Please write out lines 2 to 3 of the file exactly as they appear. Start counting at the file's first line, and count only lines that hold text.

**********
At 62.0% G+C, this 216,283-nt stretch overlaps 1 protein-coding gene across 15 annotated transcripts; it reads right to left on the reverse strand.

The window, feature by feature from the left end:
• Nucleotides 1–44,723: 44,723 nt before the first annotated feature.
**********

The window, feature by feature from the left end:
• Nucleotides 1–44,723: 44,723 nt before the first annotated feature.